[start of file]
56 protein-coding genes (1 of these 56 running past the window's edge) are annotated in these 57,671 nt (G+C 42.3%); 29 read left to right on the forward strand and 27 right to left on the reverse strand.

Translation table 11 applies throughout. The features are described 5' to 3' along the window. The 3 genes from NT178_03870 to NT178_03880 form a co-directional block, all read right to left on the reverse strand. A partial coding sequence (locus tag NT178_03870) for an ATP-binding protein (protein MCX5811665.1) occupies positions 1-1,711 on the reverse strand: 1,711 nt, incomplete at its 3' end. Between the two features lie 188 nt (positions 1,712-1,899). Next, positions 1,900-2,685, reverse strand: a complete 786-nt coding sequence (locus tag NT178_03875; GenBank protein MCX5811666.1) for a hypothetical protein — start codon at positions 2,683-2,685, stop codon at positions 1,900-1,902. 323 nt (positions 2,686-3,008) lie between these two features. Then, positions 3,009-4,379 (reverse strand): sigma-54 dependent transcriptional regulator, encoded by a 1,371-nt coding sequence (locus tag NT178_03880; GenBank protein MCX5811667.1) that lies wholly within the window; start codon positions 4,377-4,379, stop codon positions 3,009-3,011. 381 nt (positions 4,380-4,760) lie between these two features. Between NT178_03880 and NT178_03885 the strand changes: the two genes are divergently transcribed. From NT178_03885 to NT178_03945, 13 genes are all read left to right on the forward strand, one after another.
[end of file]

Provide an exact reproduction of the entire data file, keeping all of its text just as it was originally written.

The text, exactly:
56 protein-coding genes (1 of these 56 running past the window's edge) are annotated in these 57,671 nt (G+C 42.3%); 29 read left to right on the forward strand and 27 right to left on the reverse strand.

Translation table 11 applies throughout. The features are described 5' to 3' along the window. The 3 genes from NT178_03870 to NT178_03880 form a co-directional block, all read right to left on the reverse strand. A partial coding sequence (locus tag NT178_03870) for an ATP-binding protein (protein MCX5811665.1) occupies positions 1-1,711 on the reverse strand: 1,711 nt, incomplete at its 3' end. Between the two features lie 188 nt (positions 1,712-1,899). Next, positions 1,900-2,685, reverse strand: a complete 786-nt coding sequence (locus tag NT178_03875; GenBank protein MCX5811666.1) for a hypothetical protein — start codon at positions 2,683-2,685, stop codon at positions 1,900-1,902. 323 nt (positions 2,686-3,008) lie between these two features. Then, positions 3,009-4,379 (reverse strand): sigma-54 dependent transcriptional regulator, encoded by a 1,371-nt coding sequence (locus tag NT178_03880; GenBank protein MCX5811667.1) that lies wholly within the window; start codon positions 4,377-4,379, stop codon positions 3,009-3,011. 381 nt (positions 4,380-4,760) lie between these two features. Between NT178_03880 and NT178_03885 the strand changes: the two genes are divergently transcribed. From NT178_03885 to NT178_03945, 13 genes are all read left to right on the forward strand, one after another.